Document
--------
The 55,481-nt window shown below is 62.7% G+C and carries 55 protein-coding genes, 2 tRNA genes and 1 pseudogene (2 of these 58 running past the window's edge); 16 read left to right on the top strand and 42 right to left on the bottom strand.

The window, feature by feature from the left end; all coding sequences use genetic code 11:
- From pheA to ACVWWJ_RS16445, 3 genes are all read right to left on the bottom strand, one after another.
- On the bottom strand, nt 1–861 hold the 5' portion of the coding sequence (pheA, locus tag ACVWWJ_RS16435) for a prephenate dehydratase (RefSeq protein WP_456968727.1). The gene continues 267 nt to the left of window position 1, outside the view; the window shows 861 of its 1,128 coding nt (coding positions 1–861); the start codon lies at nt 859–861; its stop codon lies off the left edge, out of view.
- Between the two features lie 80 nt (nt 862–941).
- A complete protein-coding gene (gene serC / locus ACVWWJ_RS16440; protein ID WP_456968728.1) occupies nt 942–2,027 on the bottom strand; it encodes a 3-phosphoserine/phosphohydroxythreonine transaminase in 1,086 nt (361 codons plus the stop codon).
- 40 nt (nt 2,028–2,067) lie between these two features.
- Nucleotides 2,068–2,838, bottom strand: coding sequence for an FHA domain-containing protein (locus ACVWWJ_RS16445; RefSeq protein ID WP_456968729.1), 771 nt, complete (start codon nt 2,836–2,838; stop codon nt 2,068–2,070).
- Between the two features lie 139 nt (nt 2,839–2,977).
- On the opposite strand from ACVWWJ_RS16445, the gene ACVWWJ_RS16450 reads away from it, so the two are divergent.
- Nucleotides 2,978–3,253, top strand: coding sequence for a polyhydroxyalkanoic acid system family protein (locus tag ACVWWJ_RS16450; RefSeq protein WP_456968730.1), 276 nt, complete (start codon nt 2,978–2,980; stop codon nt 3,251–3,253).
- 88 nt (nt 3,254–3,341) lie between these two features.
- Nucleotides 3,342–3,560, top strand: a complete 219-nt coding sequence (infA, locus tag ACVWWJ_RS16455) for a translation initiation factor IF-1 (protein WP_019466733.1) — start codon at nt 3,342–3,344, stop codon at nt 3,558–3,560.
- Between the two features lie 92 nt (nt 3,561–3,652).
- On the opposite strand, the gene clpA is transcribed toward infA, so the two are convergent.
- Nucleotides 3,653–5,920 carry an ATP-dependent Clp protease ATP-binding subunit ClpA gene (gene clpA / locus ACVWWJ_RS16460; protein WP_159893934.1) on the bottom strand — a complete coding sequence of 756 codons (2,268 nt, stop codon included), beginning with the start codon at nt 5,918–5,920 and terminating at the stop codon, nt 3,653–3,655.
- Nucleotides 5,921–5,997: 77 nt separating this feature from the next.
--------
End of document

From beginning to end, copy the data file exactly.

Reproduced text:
The 55,481-nt window shown below is 62.7% G+C and carries 55 protein-coding genes, 2 tRNA genes and 1 pseudogene (2 of these 58 running past the window's edge); 16 read left to right on the top strand and 42 right to left on the bottom strand.

The window, feature by feature from the left end; all coding sequences use genetic code 11:
- From pheA to ACVWWJ_RS16445, 3 genes are all read right to left on the bottom strand, one after another.
- On the bottom strand, nt 1–861 hold the 5' portion of the coding sequence (pheA, locus tag ACVWWJ_RS16435) for a prephenate dehydratase (RefSeq protein WP_456968727.1). The gene continues 267 nt to the left of window position 1, outside the view; the window shows 861 of its 1,128 coding nt (coding positions 1–861); the start codon lies at nt 859–861; its stop codon lies off the left edge, out of view.
- Between the two features lie 80 nt (nt 862–941).
- A complete protein-coding gene (gene serC / locus ACVWWJ_RS16440; protein ID WP_456968728.1) occupies nt 942–2,027 on the bottom strand; it encodes a 3-phosphoserine/phosphohydroxythreonine transaminase in 1,086 nt (361 codons plus the stop codon).
- 40 nt (nt 2,028–2,067) lie between these two features.
- Nucleotides 2,068–2,838, bottom strand: coding sequence for an FHA domain-containing protein (locus ACVWWJ_RS16445; RefSeq protein ID WP_456968729.1), 771 nt, complete (start codon nt 2,836–2,838; stop codon nt 2,068–2,070).
- Between the two features lie 139 nt (nt 2,839–2,977).
- On the opposite strand from ACVWWJ_RS16445, the gene ACVWWJ_RS16450 reads away from it, so the two are divergent.
- Nucleotides 2,978–3,253, top strand: coding sequence for a polyhydroxyalkanoic acid system family protein (locus tag ACVWWJ_RS16450; RefSeq protein WP_456968730.1), 276 nt, complete (start codon nt 2,978–2,980; stop codon nt 3,251–3,253).
- 88 nt (nt 3,254–3,341) lie between these two features.
- Nucleotides 3,342–3,560, top strand: a complete 219-nt coding sequence (infA, locus tag ACVWWJ_RS16455) for a translation initiation factor IF-1 (protein WP_019466733.1) — start codon at nt 3,342–3,344, stop codon at nt 3,558–3,560.
- Between the two features lie 92 nt (nt 3,561–3,652).
- On the opposite strand, the gene clpA is transcribed toward infA, so the two are convergent.
- Nucleotides 3,653–5,920 carry an ATP-dependent Clp protease ATP-binding subunit ClpA gene (gene clpA / locus ACVWWJ_RS16460; protein WP_159893934.1) on the bottom strand — a complete coding sequence of 756 codons (2,268 nt, stop codon included), beginning with the start codon at nt 5,918–5,920 and terminating at the stop codon, nt 3,653–3,655.
- Nucleotides 5,921–5,997: 77 nt separating this feature from the next.